It’s difficult to think of an organisation more representative of mainstream Catholicism than the Knights of Columbus. Called the “strong right arm of the Church” by St Pope John Paul II for its charitable efforts, the Knights were actually founded in part as an alternative to Freemasonry. The Knights are perhaps better known in America for their life insurance wing, however: they hold more than $100 billion worth of contracts, placing them at number 878 on Fortune’s ranking of the world’s largest companies.
One would be surprised, then, to find an ordinary Knight held up as some sort of religious extremist. Yet Brian Buescher faced just that scenario in December when he appeared before the Senate Judiciary Committee, having been nominated by President Donald Trump as a judge for Nebraska’s US District Court. According to Catholic News Agency’s Ed Condon, two Democratic members of the committee, Mazie Hirono of Hawaii and Kamala Harris of California (both pictured above), grilled him on alarming details about his membership to the organisation.
Hirono claimed that “the Knights of Columbus has taken a number of extreme positions. For example, it was reportedly one of the top contributors to California’s Proposition 8 campaign to ban same-sex marriage.” She then suggested it might be best if Buescher resigned from the Knights after he was confirmed in order “to avoid any appearance of bias”. Harris, meanwhile, took umbrage that the Knights are “opposed to a woman’s right to choose” and “marriage equality”. It’s true that the Knights oppose abortion and defend marriage as an institution between one man and one woman – but, then, so does the Church. Hirono and Harris attacked Buescher for holding two basic tenets of the Catholic faith.
This is the second time in recent memory that an ordinary Catholic nominee has been fiercely grilled for holding ordinary Catholic views. The first was in September 2017, when Trump nominated Amy Coney Barrett to the 7th Circuit court. During Barrett’s hearing, another Democratic senator, Diane Feinstein, spoke those now infamous words: “When you read your speeches, the conclusion one draws is that the dogma lives loudly within you, and that’s of concern.” Feinstein never explained which particular “dogma” caused “concern”. Indeed, as the progressive media rushed to join in attacking Barrett, they could only think to condemn her for holding basic Catholic views about abortion, marriage and the like.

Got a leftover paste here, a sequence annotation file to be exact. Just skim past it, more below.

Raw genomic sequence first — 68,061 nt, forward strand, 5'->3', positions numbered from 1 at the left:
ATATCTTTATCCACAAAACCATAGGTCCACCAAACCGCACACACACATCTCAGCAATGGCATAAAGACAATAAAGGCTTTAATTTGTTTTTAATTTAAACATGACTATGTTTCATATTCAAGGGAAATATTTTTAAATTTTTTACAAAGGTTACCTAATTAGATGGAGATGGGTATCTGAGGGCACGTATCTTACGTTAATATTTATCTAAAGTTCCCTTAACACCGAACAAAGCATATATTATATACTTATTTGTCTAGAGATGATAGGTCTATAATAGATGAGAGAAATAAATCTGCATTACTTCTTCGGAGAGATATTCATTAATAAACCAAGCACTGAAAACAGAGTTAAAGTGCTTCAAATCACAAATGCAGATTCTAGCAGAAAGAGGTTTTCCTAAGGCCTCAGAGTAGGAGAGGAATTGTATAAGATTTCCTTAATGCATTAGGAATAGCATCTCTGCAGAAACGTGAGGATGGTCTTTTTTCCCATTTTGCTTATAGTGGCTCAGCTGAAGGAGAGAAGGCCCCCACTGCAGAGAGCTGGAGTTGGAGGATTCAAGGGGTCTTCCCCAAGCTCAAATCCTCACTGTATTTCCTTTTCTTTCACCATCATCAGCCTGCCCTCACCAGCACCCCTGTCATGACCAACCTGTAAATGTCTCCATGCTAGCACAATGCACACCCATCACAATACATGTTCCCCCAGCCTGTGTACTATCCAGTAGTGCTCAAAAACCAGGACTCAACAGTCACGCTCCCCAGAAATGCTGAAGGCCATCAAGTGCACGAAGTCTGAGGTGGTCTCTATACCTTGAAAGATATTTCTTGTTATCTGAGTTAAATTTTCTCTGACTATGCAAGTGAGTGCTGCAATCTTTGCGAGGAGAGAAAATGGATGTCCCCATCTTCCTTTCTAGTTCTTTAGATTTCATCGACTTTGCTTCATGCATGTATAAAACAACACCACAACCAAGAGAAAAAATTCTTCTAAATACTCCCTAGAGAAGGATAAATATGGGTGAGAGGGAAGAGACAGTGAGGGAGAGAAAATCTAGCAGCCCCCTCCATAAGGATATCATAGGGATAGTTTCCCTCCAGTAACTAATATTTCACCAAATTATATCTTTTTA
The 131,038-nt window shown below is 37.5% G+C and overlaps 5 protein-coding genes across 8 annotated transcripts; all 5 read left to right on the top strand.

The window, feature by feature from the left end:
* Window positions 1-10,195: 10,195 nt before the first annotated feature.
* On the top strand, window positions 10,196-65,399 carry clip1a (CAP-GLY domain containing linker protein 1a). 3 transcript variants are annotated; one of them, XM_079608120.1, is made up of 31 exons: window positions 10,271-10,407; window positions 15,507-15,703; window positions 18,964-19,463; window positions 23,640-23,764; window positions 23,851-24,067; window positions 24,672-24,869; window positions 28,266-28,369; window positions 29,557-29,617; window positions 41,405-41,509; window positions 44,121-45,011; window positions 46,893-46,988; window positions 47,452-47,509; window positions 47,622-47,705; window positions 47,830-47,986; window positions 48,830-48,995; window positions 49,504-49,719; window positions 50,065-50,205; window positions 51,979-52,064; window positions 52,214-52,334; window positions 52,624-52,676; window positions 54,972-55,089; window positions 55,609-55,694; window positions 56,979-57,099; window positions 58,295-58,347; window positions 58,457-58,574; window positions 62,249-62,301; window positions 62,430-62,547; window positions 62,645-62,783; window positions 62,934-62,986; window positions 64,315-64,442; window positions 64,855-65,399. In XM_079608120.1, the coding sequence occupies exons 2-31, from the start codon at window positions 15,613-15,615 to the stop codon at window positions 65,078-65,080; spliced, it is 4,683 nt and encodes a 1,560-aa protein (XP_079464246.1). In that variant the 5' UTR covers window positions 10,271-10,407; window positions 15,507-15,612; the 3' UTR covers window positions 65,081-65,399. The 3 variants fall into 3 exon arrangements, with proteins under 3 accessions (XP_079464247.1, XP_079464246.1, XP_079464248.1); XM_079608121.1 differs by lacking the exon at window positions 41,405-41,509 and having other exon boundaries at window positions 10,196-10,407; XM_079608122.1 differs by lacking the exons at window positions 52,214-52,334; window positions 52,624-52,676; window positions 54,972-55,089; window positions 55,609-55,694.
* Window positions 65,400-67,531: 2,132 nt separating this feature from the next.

And, while it didn’t involve a Catholic, a traditional Protestant was also recently scrutinised by a prominent Democratic senator for expressing views consistent with his faith. Russell Vought appeared before the Senate in June 2017 after Trump nominated him for the position of deputy director of the Office of Management and Budget. Vermont’s Bernie Sanders was appalled by a comment Vought gave reporters when his alma mater fired a teacher for saying that Muslims worship the same God as Christians. “Muslims do not simply have a deficient theology,” said Vought. “They do not know God because they have rejected Jesus Christ, and they stand condemned.”
The statement may have been artless, but Sanders’s response was truly extraordinary. At Vought’s confirmation hearing, he called the nominee’s comment “indefensible”, “hateful” and “Islamophobic”. “This country, since its inception, has struggled, sometimes with great pain, to overcome discrimination of all forms,” Sanders continued. “We must not go backwards.” The Atlantic, a prominent progressive magazine, questioned whether Sanders violated Article VI of the US Constitution, which holds that “no religious test shall ever be required as a qualification to any office or public trust under the United States.” It is not, to say the least, a well-established point of American jurisprudence that one must believe that Muslims – or any religious group, for that matter – will go to heaven in order to hold public office. These are questions of theology, not law.
One could be forgiven for thinking that, to Hirono, Harris, Feinstein, Sanders and other progressives, no orthodox Christian is suitable for public office. According to this view, to believe that marriage is strictly between a man and a woman, or that non-Christians aren’t saved is automatically disqualifying. And these aren’t members of the Democrats’ radical fringe: Sanders came second in the 2016 presidential primary, and Harris’s name is being floated as a possible presidential candidate in 2020.
The Knights’ response to Hirono and Harris’s grilling was characteristically measured. They expressed their enduring commitment to their “three fundamental principles of charity, unity, and fraternity”. They also welcomed the senators to join the Knights for “charitable or social events”. They no doubt have bigger things to worry about: they are currently sponsoring a six-month tour of St John Vianney’s incorrupt heart.
Yet doomsayers have long heralded the advent of a “culture war”, when we will be forced to defend our right to hold the ancient beliefs of the Christian faith. Comments like these Democratic senators’ will inevitably fuel that fear. Not only are they accused of questioning the validity of traditional Christian theology (which would be alarming enough in itself, coming from the mouths of senior politicians) – they also call into question believers’ capacity to objectively execute public duties. That certainly won’t quell the culture warriors’ unease.